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Abortion Rights Are Reshaping American Politics

In June, Supreme Court Justice Samuel Alito and the court’s ultra-conservative majority wrote that they were sending the issue of abortion back to the voters. The voters are displeased.

The midterm election results look like a striking rebuke of the court’s decision in Dobbs v. Jackson Women’s Health Organization, and the wave of near-total abortion bans that followed it.

Results are still pending in some key states like Arizona, but Democrats won many contests that will shape abortion access for the next few years — and in some cases, much longer. Abortion-rights supporters managed to enshrine the right to abortion in three state constitutions, including the crucial state of Michigan, where a near-total ban on abortion from 1931 has been tangled up in court battles for months. And supporters notched another consequential win in Kentucky, where a majority of the state’s voters opposed a ballot measure that would have explicitly clarified that abortion rights was not protected under the state constitution.

These are significant victories for Democrats and abortion-rights supporters, particularly as Democrats faced significant headwinds on other topics important to Americans. That success almost certainly means abortion will remain a defining political issue as the 2024 presidential race looms on the horizon. There will be plenty of opportunities for Democrats to push their message: Abortion-rights activists now have momentum to push for ballot measures like the one that passed in Michigan, perhaps in states with active or pending bans like Ohio, Oklahoma and Missouri. And candidates may see this week’s results as evidence they need to talk more about abortion than they may have otherwise.

In other words, the unpopularity of the Supreme Court’s decision isn’t just registering in polls – it’s also reshaping the country’s political landscape.

Abortion-rights activists won on key ballot measures

The timing of the Supreme Court’s decision, just months before the midterm elections, didn’t leave much time for abortion-rights supporters to get measures on the ballot that would allow voters to weigh in directly on whether abortion should remain legal in their state. But abortion did make it to the ballot in five states – Michigan, Vermont, California, Kentucky and Montana – and although we don’t have final results everywhere, abortion-rights supporters appear poised to sweep the board.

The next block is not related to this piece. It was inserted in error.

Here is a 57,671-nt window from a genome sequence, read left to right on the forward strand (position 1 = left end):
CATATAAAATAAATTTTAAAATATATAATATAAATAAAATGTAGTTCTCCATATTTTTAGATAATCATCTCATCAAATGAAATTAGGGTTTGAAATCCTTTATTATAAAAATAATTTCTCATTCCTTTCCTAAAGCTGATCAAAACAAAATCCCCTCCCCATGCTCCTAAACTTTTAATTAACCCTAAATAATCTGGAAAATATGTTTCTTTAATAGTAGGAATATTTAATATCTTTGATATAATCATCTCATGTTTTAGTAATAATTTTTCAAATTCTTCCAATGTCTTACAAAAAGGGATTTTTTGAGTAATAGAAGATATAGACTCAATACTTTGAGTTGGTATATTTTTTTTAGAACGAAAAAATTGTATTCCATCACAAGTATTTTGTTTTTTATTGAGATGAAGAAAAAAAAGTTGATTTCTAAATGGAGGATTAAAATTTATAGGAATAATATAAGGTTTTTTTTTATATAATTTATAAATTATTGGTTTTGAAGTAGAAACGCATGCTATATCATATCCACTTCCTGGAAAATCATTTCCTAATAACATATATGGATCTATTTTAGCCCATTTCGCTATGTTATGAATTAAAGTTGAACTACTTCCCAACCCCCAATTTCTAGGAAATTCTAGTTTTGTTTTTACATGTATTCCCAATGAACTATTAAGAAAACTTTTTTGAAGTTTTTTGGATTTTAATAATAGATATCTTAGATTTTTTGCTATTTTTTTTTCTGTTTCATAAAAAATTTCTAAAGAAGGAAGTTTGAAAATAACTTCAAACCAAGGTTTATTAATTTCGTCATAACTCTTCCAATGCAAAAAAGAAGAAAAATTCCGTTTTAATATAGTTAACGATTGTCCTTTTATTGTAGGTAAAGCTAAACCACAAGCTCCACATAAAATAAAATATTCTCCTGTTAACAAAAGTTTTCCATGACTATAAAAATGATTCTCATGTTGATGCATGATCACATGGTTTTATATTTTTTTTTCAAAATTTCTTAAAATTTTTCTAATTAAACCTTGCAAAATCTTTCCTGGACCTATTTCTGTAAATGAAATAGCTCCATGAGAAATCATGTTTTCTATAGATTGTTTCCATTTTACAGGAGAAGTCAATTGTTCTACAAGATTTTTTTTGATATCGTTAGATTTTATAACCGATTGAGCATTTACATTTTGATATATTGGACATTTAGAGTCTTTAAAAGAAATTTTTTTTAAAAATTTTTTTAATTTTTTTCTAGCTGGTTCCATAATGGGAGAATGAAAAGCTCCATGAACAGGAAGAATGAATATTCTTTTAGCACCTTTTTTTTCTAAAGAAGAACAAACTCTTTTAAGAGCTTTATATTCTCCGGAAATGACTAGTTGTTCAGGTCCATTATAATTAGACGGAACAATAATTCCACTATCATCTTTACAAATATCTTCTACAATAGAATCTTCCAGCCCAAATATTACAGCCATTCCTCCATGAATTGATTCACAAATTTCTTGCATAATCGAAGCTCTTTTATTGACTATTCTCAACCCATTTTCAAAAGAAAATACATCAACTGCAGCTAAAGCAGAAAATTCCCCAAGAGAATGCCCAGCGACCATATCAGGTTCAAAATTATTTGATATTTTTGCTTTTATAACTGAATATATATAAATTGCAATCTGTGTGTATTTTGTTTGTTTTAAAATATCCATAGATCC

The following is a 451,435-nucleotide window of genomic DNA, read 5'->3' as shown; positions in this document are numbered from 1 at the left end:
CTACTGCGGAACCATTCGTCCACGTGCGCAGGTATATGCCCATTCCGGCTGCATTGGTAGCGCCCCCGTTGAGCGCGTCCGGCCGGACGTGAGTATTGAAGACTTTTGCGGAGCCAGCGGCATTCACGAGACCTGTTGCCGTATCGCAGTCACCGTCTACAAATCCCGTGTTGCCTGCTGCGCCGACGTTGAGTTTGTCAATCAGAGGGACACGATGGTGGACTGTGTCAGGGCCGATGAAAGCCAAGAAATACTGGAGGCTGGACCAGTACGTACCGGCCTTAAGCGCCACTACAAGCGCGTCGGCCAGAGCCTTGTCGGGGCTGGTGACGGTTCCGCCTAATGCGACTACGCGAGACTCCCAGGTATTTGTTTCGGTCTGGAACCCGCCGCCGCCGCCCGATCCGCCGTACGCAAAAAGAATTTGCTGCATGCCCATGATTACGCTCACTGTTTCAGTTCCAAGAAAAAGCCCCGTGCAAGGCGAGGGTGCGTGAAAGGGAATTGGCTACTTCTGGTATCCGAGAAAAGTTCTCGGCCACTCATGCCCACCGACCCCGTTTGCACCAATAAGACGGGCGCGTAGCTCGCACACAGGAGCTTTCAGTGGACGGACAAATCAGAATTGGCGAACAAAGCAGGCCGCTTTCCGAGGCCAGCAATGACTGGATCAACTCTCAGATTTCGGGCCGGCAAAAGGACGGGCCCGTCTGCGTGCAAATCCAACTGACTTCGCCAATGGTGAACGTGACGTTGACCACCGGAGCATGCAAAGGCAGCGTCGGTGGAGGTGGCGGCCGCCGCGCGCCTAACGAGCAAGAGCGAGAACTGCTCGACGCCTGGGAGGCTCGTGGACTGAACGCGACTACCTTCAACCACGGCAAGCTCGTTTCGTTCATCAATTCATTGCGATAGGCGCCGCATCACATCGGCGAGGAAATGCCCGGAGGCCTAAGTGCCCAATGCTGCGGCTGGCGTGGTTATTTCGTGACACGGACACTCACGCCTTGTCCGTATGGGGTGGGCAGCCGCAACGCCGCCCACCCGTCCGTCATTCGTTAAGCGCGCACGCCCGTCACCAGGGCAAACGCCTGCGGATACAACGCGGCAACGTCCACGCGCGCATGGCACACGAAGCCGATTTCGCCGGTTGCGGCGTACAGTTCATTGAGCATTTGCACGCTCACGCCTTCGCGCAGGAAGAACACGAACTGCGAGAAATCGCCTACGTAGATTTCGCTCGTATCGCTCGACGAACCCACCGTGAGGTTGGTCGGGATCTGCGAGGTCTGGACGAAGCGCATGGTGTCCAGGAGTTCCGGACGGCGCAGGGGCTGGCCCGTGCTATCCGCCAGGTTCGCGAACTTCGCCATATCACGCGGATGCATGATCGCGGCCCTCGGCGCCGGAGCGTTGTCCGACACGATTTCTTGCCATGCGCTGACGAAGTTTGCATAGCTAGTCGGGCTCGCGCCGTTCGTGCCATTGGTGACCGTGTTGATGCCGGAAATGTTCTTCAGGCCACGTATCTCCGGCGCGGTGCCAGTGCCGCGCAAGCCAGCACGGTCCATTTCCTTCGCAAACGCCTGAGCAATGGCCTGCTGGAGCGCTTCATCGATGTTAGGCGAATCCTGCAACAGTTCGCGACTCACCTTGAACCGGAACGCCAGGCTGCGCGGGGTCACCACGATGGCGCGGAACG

By far the most important of these ballot measures was in Michigan, where a 1931 abortion ban has been snarled in litigation since before the Dobbs decision. Now the fate of the ban is moot after a decisive majority of Michigan voters cast their ballots in favor of an amendment establishing the right to reproductive freedom under the state constitution. The vote was an important bellwether because it was the first attempt to affirmatively enshrine abortion rights in a state constitution in a swing state where the status of abortion was genuinely uncertain. (Vermont and California also approved similar measures on Tuesday, but their blue hue made the outcome of those amendments considerably less suspenseful.) Abortion-rights supporters were already thinking about pursuing similar measures in a number of other states – those efforts are likely to get a lot more money and attention.

Abortion-rights supporters also defeated a Kentucky ballot measure stating that there is no right to abortion under the state constitution. That outcome might seem surprising, given that Kentuckians are solidly opposed to legal abortion in all or most cases, but it’s actually pretty much in line with what a New York Times analysis estimated after Kansas voters rejected a similar measure during the primary in August. Kentucky is redder than Kansas, so this vote was narrower, but the result underscores the fact that even some voters who are opposed to abortion in many cases are unhappy with the extreme turn that abortion policy has taken. In Kentucky, for instance, abortion is currently banned with very few exceptions – and according to polling by Civiqs, only 13 percent of Kentucky’s registered voters want abortion to be illegal in all circumstances. The abortion-rights side also substantially outraised anti-abortion advocates in the lead-up to the midterms, so that spending advantage may have helped too. The ballot measure’s defeat won’t immediately change the status quo — abortion will remain banned in Kentucky — but it does mean that a legal challenge to the ban in state court will proceed.

That said, the results in Kentucky are also a sign that opposition to Republicans’ extreme position on abortion does not automatically translate into support for Democrats. The “no” vote on the ballot measure (which, confusingly, corresponds with the pro-abortion rights stance) is currently running 14 percentage points ahead of Democratic Senate candidate Charles Booker, who lost decisively to Republican incumbent Sen. Rand Paul. So turning the general air of displeasure about extreme abortion bans into electoral victories could be tricky for Democrats in red states like Kentucky. Many anti-abortion candidates were also elected in races across the country last night, too — so simply prioritizing abortion doesn’t necessarily translate into support for Democrats.

Democratic victories will protect abortion access in Pennsylvania, North Carolina and other states

In key purple states, though, abortion rights seem to have lifted Democratic candidates, and although some races are still outstanding, Democrats have already won most of the state-level races that will shape abortion access going forward. In Pennsylvania, where Republican legislators were making noises about stricter abortion bans, Democrat Josh Shapiro won the governor’s race handily, defeating an opponent who was one of the most ardent anti-abortion advocates in the statehouse. Regardless of what happens in the Pennsylvania General Assembly — which, in a surprising turn of events, Democrats may also have a shot at winning — Shapiro has promised to veto any new abortion restrictions, which means that abortion will remain legal up to 24 weeks of pregnancy (with some restrictions, like waiting periods) in Pennsylvania for the foreseeable future.